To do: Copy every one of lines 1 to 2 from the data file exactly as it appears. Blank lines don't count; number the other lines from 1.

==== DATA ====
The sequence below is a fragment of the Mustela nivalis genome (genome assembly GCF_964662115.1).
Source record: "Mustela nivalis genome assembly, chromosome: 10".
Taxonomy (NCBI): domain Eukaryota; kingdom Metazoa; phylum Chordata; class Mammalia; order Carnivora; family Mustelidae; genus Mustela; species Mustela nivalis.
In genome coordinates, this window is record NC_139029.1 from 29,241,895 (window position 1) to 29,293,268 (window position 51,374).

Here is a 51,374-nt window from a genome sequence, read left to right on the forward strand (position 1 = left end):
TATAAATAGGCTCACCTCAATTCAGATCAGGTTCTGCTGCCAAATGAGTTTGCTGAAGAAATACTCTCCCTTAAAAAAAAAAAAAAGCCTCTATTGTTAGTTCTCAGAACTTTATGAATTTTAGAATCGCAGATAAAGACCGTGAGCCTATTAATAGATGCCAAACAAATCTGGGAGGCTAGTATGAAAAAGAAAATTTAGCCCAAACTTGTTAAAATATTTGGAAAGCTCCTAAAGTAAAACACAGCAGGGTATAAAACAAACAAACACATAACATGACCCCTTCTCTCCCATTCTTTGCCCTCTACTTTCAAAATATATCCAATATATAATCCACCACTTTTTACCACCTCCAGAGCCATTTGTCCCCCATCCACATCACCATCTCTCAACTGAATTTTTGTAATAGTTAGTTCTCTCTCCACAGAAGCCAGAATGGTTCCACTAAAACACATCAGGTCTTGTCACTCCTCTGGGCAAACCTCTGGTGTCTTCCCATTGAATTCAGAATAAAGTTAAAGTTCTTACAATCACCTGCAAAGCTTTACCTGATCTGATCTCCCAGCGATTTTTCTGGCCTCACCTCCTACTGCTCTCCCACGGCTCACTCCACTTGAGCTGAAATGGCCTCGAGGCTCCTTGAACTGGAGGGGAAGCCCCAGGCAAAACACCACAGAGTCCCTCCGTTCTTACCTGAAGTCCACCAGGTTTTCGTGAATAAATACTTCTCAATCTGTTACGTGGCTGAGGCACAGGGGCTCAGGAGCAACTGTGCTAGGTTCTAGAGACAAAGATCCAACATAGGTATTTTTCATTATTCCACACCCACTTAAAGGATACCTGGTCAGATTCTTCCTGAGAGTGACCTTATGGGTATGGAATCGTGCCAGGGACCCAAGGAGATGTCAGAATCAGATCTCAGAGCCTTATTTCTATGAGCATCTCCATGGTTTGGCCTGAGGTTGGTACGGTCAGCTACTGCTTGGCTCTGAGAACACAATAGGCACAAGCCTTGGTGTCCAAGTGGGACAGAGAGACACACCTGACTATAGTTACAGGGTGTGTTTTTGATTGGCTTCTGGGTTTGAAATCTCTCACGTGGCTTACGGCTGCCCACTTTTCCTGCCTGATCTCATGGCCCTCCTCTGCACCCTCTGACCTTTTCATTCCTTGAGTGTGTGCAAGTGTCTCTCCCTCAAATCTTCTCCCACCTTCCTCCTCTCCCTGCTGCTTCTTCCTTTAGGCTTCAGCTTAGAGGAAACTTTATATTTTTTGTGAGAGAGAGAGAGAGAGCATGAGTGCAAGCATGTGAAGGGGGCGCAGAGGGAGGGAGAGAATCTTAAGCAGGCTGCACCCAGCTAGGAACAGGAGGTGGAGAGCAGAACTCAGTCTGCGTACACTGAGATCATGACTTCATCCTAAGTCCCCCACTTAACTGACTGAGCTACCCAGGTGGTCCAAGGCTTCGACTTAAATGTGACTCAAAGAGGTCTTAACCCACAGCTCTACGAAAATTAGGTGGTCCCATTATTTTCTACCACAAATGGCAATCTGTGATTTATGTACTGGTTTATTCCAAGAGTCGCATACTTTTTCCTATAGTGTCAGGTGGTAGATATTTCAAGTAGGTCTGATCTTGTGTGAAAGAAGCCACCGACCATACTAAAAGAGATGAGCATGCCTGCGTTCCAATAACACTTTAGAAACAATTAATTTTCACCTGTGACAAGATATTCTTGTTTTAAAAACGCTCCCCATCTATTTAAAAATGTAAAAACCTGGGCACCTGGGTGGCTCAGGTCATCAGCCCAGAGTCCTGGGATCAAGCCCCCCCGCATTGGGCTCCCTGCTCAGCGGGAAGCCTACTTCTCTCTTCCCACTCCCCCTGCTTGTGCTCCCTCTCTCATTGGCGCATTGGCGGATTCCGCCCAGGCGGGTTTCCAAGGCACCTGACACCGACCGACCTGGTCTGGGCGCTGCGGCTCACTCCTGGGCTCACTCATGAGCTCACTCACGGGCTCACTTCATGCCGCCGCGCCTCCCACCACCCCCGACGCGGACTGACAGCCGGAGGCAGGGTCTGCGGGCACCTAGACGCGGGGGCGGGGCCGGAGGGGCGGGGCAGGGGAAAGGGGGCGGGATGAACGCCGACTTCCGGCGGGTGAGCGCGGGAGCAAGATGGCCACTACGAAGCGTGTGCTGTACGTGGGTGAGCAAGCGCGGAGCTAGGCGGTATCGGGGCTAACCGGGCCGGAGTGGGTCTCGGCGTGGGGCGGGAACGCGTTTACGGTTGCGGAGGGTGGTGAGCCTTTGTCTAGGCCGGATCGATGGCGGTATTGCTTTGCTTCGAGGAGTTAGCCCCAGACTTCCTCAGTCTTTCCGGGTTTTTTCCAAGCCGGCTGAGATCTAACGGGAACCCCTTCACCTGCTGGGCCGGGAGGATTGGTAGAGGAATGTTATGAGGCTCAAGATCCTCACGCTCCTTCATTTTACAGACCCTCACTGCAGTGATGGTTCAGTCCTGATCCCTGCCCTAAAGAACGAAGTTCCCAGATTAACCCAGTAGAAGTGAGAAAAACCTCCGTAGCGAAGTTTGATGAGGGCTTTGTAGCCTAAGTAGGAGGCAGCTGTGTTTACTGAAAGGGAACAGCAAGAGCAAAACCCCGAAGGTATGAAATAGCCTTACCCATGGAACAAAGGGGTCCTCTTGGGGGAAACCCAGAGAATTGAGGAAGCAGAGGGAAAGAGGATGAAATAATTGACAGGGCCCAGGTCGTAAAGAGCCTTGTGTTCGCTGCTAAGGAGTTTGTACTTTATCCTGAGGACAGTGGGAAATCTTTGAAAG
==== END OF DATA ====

The sequence below is a fragment of the Mustela nivalis genome (genome assembly GCF_964662115.1).
Source record: "Mustela nivalis genome assembly, chromosome: 10".